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Mathematics LibreTexts

4.2: Higher Dimensions

[ "article:topic", "showtoc:no" ]
  • Page ID
    2149
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    Set

    $$
    \Box u=u_{tt}-c^2\triangle u,\ \ \triangle\equiv\triangle_x=\partial^2/\partial x_1^2+\ldots+
    \partial^2/\partial x_n^2,
    $$

    and consider the initial value problem

    \begin{eqnarray}
    \label{wavehigher1}
    \Box u&=&0\ \ \ \mbox{in} \mathbb{R}^n\times\mathbb{R}^1\\
    \label{wavehigher2}
    u(x,0)&=&f(x)\\
    \label{wavehigher3}
    u_t(x,0)&=&g(x),
    \end{eqnarray}

    where \(f\) and \(g\) are given \(C^2(\mathbb{R}^2)\)-functions.

    By using spherical means and the above d'Alembert formula we will derive a formula for the solution of this initial value problem.

    Method of Spherical means

    Define the spherical mean for a \(C^2\)-solution  \(u(x,t)\) of the initial value problem by

    \begin{equation}
    \label{mean1}
    M(r,t)=\frac{1}{\omega_n r^{n-1}}\int_{\partial B_r(x)}\ u(y,t)\ dS_y,
    \end{equation}

    where

    $$
    \omega_n=(2\pi)^{n/2}/\Gamma(n/2)
    $$

    is the area of the n-dimensional sphere, \(\omega_n r^{n-1}\) is the area of a sphere with radius \(r\).

    From the mean value theorem of the integral calculus we obtain the function \(u(x,t)\) for which we are looking at by
    \begin{equation}
    \label{uM}
    u(x,t)=\lim_{r\to0} M(r,t).
    \end{equation}
    Using the initial data, we have
    \begin{eqnarray}
    \label{mean2}
    M(r,0)&=&\frac{1}{\omega_n r^{n-1}}\int_{\partial B_r(x)}\ f(y)\ dS_y=:F(r)\\
    \label{mean3}
    M_t(r,0)&=&\frac{1}{\omega_n r^{n-1}}\int_{\partial B_r(x)}\ g(y)\ dS_y=:G(r),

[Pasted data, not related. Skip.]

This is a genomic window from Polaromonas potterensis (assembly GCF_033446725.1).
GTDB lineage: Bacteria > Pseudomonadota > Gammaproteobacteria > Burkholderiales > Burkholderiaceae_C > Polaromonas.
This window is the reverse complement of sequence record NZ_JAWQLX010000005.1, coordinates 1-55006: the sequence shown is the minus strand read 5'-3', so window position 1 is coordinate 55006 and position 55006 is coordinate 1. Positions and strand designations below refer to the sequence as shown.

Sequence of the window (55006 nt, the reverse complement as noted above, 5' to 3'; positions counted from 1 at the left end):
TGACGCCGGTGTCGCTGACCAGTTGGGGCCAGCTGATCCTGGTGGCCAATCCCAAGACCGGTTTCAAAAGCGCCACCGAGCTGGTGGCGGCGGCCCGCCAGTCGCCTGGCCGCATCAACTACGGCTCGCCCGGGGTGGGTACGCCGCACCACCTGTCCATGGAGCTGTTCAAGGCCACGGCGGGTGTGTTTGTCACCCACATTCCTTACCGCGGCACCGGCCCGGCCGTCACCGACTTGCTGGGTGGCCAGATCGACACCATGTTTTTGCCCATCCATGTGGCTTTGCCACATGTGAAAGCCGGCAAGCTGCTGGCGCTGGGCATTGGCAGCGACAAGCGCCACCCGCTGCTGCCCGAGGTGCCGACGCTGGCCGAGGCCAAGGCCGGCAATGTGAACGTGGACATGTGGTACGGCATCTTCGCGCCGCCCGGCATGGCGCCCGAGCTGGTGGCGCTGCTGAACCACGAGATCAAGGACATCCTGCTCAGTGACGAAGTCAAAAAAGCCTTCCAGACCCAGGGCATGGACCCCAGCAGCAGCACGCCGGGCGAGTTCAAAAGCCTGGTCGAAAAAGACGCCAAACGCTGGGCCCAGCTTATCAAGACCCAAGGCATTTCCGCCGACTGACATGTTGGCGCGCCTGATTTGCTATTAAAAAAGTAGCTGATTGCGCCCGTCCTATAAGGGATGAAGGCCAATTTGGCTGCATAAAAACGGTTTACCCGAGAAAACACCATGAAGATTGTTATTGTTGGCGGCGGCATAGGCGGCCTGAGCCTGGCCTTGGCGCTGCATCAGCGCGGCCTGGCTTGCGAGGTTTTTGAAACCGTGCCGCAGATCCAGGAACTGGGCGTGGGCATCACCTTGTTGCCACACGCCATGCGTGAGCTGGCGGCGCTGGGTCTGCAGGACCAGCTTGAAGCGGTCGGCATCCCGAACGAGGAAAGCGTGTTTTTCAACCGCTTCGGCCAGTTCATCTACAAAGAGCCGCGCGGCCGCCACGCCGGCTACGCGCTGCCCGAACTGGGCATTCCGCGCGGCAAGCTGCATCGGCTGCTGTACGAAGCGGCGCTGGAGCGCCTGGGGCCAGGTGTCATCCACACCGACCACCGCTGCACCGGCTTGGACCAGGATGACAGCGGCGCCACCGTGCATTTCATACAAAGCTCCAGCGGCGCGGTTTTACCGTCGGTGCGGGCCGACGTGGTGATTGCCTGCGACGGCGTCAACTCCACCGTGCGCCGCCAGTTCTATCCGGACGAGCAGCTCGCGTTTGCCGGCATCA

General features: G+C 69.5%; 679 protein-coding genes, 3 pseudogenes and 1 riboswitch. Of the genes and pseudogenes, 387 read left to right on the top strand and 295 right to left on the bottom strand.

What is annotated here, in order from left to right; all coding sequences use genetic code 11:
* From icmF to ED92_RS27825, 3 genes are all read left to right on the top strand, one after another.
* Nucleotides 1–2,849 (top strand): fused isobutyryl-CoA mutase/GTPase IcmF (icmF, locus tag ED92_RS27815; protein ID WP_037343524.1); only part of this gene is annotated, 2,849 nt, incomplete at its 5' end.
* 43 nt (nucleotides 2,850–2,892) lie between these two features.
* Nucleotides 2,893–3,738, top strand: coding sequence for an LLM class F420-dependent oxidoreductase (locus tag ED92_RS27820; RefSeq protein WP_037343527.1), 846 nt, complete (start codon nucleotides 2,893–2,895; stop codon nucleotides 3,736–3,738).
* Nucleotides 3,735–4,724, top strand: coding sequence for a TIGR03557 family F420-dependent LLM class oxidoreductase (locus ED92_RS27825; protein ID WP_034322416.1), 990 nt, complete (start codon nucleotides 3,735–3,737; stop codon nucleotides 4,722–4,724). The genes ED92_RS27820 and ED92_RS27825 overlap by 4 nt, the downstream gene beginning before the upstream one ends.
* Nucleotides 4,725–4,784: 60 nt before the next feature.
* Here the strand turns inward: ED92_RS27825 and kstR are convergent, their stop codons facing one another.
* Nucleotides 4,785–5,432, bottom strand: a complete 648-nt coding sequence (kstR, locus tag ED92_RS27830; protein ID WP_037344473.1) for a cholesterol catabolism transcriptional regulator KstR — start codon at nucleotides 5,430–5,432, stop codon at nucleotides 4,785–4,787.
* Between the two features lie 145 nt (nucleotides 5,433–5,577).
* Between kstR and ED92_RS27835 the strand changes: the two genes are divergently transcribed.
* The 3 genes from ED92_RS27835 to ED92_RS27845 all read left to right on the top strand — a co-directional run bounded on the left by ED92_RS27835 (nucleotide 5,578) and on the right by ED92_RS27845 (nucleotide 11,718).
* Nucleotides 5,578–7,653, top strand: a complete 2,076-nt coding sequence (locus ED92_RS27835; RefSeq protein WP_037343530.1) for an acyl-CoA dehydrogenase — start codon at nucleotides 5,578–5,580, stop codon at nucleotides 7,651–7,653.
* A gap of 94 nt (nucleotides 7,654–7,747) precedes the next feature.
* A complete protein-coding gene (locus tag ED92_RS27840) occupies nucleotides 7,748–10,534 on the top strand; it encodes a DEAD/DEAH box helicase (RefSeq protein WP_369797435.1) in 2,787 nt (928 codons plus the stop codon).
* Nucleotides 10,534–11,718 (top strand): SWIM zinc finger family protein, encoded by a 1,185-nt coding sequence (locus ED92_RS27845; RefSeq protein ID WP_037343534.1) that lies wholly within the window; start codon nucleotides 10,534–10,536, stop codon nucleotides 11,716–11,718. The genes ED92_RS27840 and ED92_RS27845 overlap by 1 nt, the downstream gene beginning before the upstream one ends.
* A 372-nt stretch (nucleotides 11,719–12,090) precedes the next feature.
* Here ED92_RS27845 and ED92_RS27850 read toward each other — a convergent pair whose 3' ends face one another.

\end{eqnarray}
    which are the spherical means of \(f\) and \(g\).

    The next step is to derive a partial differential equation for the spherical mean. From definition (\ref{mean1}) of the spherical mean we obtain, after the mapping \(\xi=(y-x)/r\), where \(x\) and \(r\) are fixed,
    $$
    M(r,t)=\frac{1}{\omega_n }\int_{\partial B_1(0)}\ u(x+r\xi,t)\ dS_\xi.
    $$
    It follows
    \begin{eqnarray*}
    M_r(r,t)&=&\frac{1}{\omega_n }\int_{\partial B_1(0)}\ \sum_{i=1}^n u_{y_i}(x+r\xi,t)\xi_i\ dS_\xi\\
    &=&\frac{1}{\omega_n r^{n-1}}\int_{\partial B_r(x)}\ \sum_{i=1}^n u_{y_i}(y,t)\xi_i\ dS_y.
    \end{eqnarray*}
    Integration by parts yields
    $$
    \frac{1}{\omega_n r^{n-1}}\int_{B_r(x)}\ \sum_{i=1}^n u_{y_iy_i}(y,t)\ dy
    $$
    since $\xi\equiv (y-x)/r$ is the exterior normal at \(\partial B_r(x)\). Assume \(u\) is a solution of the wave equation, then
    \begin{eqnarray*}
    r^{n-1}M_r&=&\frac{1}{c^2\omega_n}\int_{B_r(x)}\ u_{tt}(y,t)\ dy\\
    &=&\frac{1}{c^2\omega_n }\int_0^r\ \int_{\partial B_c(x)}\  u_{tt}(y,t)\ dS_ydc.
    \end{eqnarray*}
    The previous equation follows by using spherical coordinates. Consequently
    \begin{eqnarray*}
    (r^{n-1}M_r)_r&=&\frac{1}{c^2\omega_n}\int_{\partial B_r(x)}\ u_{tt}(y,t)\ dS_y\\
    &=&\frac{r^{n-1}}{c^2}\frac{\partial^2}{\partial t^2}\left(\frac{1}{\omega_n r^{n-1}} \int_{\partial B_r(x)}\  u(y,t)\ dS_y\right)\\
    &=&\frac{r^{n-1}}{c^2}M_{tt}.
    \end{eqnarray*}
    Thus we arrive at the differential equation
    $$
    (r^{n-1}M_r)_r=c^{-2}r^{n-1}M_{tt},
    $$
    which can be written as
    \begin{equation}
    \label{EPD}
    M_{rr}+\frac{n-1}{r}M_r=c^{-2}M_{tt}.
    \end{equation}
    This equation (\ref{EPD}) is called Euler-Poisson-Darboux equation.

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